The Positive Economic Impact of the Treatment Industry and Recovery Community

October 17, 2017

The health care industry is the job engine of many parts of the U.S., aided by funding as a result of the Affordable Care Act.

Florida, California, Texas, and other states are no different, specifically and including the number of well-paying jobs for professionals and para-professionals in the drug and alcohol treatment industry.

While some cities would prefer not to have treatment providers and recovery residences in their jurisdiction, that really cutting off the proverbial nose to spite one’s face.

We don’t have the numbers (yet) but no one will doubt the major economic driver that the treatment and housing industry is for the South Florida region.

According to a newly-released report by the New York Times in relation to Republican efforts to “repeal and replace” the Affordable Care Act:

“Whatever happens, the economy of every state will be affected. Across the country, the health care industry has become a ceaseless job producer — for doctors, nurses, paramedics, medical technicians, administrators and health care aides. Funding that began flowing in 2012 as a result of the Affordable Care Act created at least a half-million jobs, according to an analysis by Goldman Sachs.”.

Similarly, universities such as Florida Atlantic, University of Miami, and Nova Southeastern, that have strong social work and other behavioral clinical programs, rely upon the robust treatment industry and recovery community for employment for their graduating students.

An economic impact review by the American Hospital Association concluded that workers’ earnings combined with their spending on groceries, clothing and the like generate millions of dollars per year in economic activity and helped create thousands of jobs beyond their own. “The goods and services hospitals purchase from other businesses create additional economic value for the community. With these “ripple effects” included, each hospital job supports about two additional jobs, and every dollar spent by a hospital supports roughly $2.30 of additional business activity.”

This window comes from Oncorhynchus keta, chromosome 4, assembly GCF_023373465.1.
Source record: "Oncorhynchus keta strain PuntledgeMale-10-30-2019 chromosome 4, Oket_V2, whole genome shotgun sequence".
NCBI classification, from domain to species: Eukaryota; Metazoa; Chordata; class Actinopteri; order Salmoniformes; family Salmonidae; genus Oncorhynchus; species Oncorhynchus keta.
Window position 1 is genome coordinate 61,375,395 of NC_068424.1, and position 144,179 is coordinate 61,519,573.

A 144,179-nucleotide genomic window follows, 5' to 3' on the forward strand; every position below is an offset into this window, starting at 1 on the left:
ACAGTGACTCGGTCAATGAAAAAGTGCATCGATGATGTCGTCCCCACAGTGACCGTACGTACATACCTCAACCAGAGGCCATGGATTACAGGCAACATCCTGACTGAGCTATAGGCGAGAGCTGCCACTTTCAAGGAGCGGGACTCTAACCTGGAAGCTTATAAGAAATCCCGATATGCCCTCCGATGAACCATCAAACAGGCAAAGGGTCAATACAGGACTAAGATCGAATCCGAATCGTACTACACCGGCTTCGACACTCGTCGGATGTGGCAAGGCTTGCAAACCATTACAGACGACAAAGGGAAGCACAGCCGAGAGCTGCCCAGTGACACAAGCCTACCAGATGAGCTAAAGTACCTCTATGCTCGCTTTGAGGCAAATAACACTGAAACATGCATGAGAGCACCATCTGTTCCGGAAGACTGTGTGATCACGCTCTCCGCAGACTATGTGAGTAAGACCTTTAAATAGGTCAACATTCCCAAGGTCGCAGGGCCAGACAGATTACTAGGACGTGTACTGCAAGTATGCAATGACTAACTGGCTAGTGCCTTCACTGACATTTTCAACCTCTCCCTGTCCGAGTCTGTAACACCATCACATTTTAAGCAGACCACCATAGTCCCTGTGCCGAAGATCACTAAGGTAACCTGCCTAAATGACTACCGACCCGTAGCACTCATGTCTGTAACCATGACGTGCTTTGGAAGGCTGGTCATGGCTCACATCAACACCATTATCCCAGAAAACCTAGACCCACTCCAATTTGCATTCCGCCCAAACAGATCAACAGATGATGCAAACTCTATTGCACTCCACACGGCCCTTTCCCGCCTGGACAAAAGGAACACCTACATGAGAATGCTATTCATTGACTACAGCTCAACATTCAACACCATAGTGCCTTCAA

Similar results apply to the robust treatment and housing industry within Palm Beach County and throughout Florida, as well as the rest of the nation.

In the effort to regulate the treatment and housing industry, we have used chemotherapy to rid the scourge of bad players from the playing field. However, in doing so, we may have found that many good providers have been scared off too, fearful that regulators and law enforcement are using this is a pre-text at the behest of the electorate, where one may be able to “beat the rap” but will be unable to “beat the ride.”

In the meantime, recognition of the positive economic benefit that this industry has on Florida and the entire nation should be further studied, recognized, and supported.

The alternative is to eliminate the entire system, and to leave those suffering with no alternatives whatsoever.

Jeffrey Lynne

Jeffrey Lynne

Jeffrey C. Lynne is a South Florida native, representing individuals and business entities relating to licensing, accreditation, regulatory compliance, business structure, marketing, real estate, zoning and litigation pertaining to substance abuse treatment facilities and sober living residences. Mr. Lynne has been recognized across the region as a leader in progressive public dialogue about the role that substance abuse treatment has within our communities and the fundamental need and right to provide safe and affordable housing for those who are both in treatment for addiction and alcoholism as well as those who are established in their recovery.
Jeffrey Lynne

About Jeffrey Lynne

Jeffrey C. Lynne is a South Florida native, representing individuals and business entities relating to licensing, accreditation, regulatory compliance, business structure, marketing, real estate, zoning and litigation pertaining to substance abuse treatment facilities and sober living residences. Mr. Lynne has been recognized across the region as a leader in progressive public dialogue about the role that substance abuse treatment has within our communities and the fundamental need and right to provide safe and affordable housing for those who are both in treatment for addiction and alcoholism as well as those who are established in their recovery.

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